Ideal scenarios for creating a use case include:
- Detailing user experience goals for a product
- Outlining and ensuring the requirements of a system
- Determining the specific needs of a project
- Modeling the basic flow of events in a use case
If you’d like to create a simple visualization of how a process works from a high level, chances are, a use case diagram could be incredibly helpful to you and your team. If you want a step-by-step guide, here’s another great resource you could use.
Use case diagrams vs. user stories
You’ll often find that the pros and cons of using a use case diagram depend on the project’s complexity. By no means are they a standalone tool. Many developers prefer to work with user stories instead of use case diagrams, while others use them both.
So, what’s the difference between a use case diagram and a user story? A user story is a brief description of what a user needs from a system and why they need it. Developers create user stories to define the core function a system must deliver to provide value.
A user story card consists of an actor, a goal, and a benefit or outcome. For instance: As a customer (actor), I want to store payment data online (goal) so that I can check out faster in the future (benefit).
User stories and use case diagrams have a similar purpose, but the latter provides more context for how this process will be accomplished. Use case diagrams are usually more detailed, making them useful when developing many functions within a large workflow.
A use case is also more valuable for highlighting the many phases where an actor could approach an obstacle. Outlining the system allows you to anticipate the questions or challenges a user could have and plan out a more efficient way to structure the system or process.
Use case diagrams vs. data flow diagrams (DFD)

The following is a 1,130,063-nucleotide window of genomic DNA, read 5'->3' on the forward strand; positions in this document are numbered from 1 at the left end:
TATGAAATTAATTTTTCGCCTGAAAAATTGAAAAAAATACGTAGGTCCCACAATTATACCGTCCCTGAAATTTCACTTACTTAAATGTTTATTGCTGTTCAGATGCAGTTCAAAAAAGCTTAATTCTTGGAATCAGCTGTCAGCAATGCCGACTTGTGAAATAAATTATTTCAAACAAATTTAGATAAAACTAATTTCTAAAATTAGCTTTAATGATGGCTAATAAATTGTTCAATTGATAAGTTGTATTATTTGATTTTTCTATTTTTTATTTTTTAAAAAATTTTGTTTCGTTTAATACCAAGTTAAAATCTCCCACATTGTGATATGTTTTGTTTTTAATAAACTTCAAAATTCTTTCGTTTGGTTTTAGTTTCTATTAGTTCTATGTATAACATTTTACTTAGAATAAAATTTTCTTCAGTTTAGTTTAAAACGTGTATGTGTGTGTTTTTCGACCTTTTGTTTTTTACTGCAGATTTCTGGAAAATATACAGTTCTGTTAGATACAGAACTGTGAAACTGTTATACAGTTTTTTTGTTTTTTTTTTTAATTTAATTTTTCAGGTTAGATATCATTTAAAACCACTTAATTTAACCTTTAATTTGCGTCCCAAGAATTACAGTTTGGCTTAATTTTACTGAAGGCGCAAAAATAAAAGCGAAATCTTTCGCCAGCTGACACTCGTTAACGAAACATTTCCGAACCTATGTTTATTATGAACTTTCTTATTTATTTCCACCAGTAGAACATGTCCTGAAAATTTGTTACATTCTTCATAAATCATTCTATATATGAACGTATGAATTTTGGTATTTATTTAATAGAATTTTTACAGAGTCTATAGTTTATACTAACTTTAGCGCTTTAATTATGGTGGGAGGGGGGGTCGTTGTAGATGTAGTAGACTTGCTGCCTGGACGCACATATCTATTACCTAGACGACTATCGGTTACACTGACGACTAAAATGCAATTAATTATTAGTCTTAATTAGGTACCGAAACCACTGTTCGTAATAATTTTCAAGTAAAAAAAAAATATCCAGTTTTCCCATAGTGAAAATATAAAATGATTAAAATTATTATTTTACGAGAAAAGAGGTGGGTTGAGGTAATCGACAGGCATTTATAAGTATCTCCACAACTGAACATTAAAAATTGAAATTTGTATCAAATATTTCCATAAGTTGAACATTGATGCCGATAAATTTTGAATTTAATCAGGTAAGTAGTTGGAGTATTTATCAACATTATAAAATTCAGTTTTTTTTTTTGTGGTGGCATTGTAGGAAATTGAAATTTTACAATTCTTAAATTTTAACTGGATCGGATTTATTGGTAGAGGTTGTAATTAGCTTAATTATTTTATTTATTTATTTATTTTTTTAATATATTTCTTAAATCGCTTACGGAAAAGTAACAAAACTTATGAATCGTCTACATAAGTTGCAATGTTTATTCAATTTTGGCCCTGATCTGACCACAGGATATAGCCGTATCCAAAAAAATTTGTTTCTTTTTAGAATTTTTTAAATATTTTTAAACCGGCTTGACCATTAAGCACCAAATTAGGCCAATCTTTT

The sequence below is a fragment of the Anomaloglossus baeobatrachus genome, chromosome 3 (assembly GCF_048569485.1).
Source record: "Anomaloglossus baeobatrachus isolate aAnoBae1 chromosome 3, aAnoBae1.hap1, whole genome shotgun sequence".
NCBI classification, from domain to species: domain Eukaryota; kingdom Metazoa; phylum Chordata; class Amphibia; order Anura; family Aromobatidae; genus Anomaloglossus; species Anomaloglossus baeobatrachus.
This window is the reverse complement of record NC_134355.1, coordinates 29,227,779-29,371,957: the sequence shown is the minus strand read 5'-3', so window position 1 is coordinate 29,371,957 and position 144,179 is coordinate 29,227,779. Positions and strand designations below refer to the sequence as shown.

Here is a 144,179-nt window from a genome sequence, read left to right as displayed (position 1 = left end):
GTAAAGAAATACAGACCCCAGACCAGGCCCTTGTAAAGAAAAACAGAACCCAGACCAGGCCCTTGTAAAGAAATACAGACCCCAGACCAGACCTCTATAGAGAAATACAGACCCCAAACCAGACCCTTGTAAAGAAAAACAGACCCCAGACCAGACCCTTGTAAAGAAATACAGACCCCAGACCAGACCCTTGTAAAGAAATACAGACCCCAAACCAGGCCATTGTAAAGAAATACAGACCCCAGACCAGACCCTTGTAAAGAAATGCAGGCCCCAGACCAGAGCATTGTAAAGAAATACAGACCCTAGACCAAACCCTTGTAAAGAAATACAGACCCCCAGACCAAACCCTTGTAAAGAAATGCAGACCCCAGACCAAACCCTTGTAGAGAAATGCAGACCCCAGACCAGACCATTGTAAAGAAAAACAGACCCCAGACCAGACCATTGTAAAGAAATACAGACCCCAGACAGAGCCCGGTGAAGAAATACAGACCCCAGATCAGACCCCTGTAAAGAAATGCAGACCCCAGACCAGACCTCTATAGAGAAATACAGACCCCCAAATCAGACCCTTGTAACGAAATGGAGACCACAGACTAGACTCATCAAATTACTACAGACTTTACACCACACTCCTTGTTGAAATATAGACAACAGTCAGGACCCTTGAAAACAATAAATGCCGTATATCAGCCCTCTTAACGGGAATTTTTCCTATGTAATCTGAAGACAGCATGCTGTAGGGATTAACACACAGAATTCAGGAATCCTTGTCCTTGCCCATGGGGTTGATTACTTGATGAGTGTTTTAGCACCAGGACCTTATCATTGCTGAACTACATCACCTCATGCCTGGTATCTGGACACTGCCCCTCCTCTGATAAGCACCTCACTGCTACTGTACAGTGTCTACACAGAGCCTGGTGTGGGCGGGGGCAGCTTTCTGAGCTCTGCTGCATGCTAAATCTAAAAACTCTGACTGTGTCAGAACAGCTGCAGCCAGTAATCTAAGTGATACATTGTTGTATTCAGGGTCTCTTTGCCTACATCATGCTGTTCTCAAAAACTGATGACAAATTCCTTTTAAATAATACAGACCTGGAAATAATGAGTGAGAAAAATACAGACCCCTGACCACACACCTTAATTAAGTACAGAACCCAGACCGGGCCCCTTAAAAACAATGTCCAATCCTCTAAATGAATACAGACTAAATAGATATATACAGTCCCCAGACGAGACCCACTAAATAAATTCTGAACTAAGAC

As you learn more about UML diagramming, you’ll notice many similar types of diagrams. If you’re already working with data flow illustrations, you may wonder if use case diagrams are even necessary. Although they might seem like they’re depicting the same actions, data flow and use case diagrams provide different perspectives of a system.
A data flow diagram (DFD) depicts the path that data travels within a system or process. DFDs aren’t focused on the behavioral aspects of a system, only the flow of information. For instance, the use case example above shows the possible actions of a customer buying a product. In contrast, a data flow diagram would show the source of information (customer) and each destination that receives and processes the customer’s data.
Neither diagram captures the entire process model on its own.
Simply put, use case and data flow diagrams can work hand in hand to further clarify a process. Back-end data flow and front-end system processes are equally important. By charting out both perspectives, you can better streamline the whole process.
Expanding your use of use case diagrams
It may seem hyperbolic, but use case diagrams benefit just about any process. For businesses, they serve as a simplified overview of your system. For individuals, they can help you clarify and streamline any process you follow in your life. As long as your diagram has the correct symbols and characters, it will help you think through all possible actions and outcomes.
This post was originally published on March 14, 2018, and updated most recently on December 23, 2021.